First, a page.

The Ghana Armed Forces (GAF) has approved the long term policy framework initiated by the National Development Commission to ensure continuity in governance and development of every sector.
The approval pursued after the Commission visited the Forces to seek the support of the Commission as part of the main stakeholders in the policy framework and development of the nation.
Vice Admiral Matthew Quashie, the Chief of Defence Staff of the GAF told the Commission that the Army is in full support of the initiative and is prepared to crush anyone who tries to disturb the status quo of the nation.
“Personally, I have been wondering why the long term policy framework wasn’t initiated long ago. This is because that is the way forward,” he said.
He said he thinks the step of the Commission is one that needs to be supported by every group including the opposition because the nation requires such a long term plan that would define the manifesto of every political party towards continuity and development.
“I was surprised when I went to Kumasi and saw that projects initiated from Acheampong’s time are abandoned due to lack of continuity in governance; therefore NDPC’s policy framework is the way forward.”
Vice Admiral Quarshie noted that one big problem the GAF has noticed among the youth is indiscipline; therefore it is taking steps to put the youth in shape through different ways including nation service personnel.
Air Commodore I.R Wayoe, Director General of Plans, Research and Development, GAF urged the Commission to consider the needs of the Forces in the plan.
He said the GAF would appreciate it if its resources and capacity are boosted to improve the operations of the Forces to be able to train their members to be ready for all situations that befall the nation.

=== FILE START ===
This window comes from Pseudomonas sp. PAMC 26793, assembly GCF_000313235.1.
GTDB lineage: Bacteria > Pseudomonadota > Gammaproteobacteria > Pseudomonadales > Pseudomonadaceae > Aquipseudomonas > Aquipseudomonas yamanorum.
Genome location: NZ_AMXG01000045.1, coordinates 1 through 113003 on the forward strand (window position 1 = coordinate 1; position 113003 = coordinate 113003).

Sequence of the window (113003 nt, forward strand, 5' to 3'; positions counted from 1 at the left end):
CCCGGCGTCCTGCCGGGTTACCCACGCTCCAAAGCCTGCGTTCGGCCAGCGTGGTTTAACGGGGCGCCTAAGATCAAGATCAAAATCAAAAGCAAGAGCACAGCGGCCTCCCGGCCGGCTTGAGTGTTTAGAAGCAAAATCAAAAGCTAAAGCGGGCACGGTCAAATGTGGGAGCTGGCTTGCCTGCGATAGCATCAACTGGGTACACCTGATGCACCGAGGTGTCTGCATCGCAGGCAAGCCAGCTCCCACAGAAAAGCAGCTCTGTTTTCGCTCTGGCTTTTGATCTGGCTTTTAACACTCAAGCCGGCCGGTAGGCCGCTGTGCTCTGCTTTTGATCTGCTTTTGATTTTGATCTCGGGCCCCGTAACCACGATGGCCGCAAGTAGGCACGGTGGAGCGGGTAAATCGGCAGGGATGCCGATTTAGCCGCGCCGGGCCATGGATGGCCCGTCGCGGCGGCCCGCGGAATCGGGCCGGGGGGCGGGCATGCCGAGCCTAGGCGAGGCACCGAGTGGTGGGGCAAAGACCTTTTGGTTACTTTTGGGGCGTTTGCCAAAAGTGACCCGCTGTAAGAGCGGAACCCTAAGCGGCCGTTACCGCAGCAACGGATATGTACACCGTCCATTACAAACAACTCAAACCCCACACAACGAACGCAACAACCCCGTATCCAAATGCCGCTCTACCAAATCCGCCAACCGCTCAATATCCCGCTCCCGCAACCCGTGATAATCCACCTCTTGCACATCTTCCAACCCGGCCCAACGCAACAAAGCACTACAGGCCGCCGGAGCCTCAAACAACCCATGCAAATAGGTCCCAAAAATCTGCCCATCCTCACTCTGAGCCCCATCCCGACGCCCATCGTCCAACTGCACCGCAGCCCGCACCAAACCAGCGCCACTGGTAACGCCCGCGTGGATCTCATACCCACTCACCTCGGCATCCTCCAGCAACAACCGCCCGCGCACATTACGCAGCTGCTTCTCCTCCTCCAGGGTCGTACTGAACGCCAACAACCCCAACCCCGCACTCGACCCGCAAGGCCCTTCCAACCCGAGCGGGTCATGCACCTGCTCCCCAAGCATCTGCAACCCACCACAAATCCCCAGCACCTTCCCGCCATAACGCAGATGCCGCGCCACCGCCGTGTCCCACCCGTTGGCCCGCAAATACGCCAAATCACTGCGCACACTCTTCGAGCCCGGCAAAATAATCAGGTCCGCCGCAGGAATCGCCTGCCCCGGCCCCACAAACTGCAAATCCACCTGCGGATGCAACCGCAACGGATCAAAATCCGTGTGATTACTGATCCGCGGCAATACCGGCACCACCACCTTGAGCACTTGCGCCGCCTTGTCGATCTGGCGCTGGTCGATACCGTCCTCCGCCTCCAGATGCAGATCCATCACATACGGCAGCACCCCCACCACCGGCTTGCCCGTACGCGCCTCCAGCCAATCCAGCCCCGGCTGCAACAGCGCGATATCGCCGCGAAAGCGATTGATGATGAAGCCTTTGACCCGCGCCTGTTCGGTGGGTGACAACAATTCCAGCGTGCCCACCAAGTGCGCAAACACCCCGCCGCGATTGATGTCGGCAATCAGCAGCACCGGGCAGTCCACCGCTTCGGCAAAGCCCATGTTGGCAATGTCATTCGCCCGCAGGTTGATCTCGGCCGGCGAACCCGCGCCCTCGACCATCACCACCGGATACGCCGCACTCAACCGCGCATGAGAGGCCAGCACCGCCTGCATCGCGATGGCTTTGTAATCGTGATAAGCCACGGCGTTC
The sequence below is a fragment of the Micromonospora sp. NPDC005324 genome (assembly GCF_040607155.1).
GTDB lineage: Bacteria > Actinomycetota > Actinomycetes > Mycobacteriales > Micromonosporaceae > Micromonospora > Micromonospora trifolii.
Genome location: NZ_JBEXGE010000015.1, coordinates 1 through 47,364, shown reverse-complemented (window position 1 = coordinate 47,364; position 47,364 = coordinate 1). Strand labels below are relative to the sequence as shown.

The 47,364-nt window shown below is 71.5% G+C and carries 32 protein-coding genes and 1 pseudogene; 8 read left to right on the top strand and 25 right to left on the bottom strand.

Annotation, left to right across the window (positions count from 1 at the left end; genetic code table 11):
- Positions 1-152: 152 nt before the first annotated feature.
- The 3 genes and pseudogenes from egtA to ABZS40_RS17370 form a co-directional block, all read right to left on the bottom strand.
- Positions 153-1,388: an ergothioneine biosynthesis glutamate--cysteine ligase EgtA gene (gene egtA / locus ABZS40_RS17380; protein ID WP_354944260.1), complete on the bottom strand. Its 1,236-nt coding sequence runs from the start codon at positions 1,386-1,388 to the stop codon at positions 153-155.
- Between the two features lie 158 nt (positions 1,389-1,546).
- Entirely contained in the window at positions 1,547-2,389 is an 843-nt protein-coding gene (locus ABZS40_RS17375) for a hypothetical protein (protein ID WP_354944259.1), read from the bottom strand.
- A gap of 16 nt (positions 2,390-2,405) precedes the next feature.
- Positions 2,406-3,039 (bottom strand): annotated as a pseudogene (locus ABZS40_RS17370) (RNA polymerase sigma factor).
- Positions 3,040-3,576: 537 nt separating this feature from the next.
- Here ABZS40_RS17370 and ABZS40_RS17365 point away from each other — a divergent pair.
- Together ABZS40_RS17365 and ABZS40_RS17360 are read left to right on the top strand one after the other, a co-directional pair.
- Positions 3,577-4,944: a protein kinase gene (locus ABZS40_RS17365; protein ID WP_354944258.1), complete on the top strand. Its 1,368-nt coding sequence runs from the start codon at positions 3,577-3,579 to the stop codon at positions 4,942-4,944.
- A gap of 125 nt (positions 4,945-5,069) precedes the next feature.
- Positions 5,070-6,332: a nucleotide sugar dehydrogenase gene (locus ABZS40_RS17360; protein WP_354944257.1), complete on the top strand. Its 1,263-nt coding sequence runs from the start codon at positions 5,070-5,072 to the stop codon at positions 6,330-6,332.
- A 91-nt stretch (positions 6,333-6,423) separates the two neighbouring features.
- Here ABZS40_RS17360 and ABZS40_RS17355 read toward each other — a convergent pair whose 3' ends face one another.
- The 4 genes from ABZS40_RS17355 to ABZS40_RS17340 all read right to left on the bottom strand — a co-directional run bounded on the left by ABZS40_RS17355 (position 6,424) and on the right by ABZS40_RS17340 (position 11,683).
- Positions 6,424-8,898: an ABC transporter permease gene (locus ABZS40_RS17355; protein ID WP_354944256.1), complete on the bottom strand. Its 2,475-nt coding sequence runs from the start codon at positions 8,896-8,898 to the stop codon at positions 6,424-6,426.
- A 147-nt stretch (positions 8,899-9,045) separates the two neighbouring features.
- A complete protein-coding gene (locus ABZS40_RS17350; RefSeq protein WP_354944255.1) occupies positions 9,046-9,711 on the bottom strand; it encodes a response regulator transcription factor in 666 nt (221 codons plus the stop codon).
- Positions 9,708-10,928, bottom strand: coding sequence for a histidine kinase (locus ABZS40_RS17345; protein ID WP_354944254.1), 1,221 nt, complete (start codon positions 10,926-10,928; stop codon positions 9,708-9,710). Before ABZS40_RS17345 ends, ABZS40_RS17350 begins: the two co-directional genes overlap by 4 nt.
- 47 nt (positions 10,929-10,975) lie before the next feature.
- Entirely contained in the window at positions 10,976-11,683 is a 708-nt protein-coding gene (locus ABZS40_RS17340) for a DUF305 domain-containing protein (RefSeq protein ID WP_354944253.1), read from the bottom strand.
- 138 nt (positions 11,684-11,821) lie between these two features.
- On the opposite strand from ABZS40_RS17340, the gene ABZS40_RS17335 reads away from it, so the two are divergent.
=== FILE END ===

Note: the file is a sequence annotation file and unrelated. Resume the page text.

Dr Kwesi Botchwey, Chairman of NDPC said the Commission is a mandated body that does not operate at the behest of any political party but rather to the advantage of the entire nation.
He disclosed that the Commission has found out during the national consultation of the policy framework that there is a popular yearning for the NDPC to strengthen its operations to eliminate the breakages in continuity of governance.
He said the Commission’s quest is to re-launch the plan to cast a long term vision of the long term plan because they believe that sustainability of the plan is to get the buy in or approval of major stakeholders of the plan.
Dr Botchwey noted that although some people have criticised that the 40-year plan is too long, there are platforms to make the plan flexible for amends that would guide political parties in their drafting their manifestos.
Dr Nii Moi Thompson, Director General of the Commission told the GAF that the national consultation towards the initiation of the policy in 2018 would end in November 2015.
He disclosed that a sector of the policy would include a National Infrastructure Plan to consider the infrastructural development of every sector in the country.
He said public support for the plan has been overwhelming and the Commission receives both verbal and non-verbal contributions on how to improve the initiative. GNA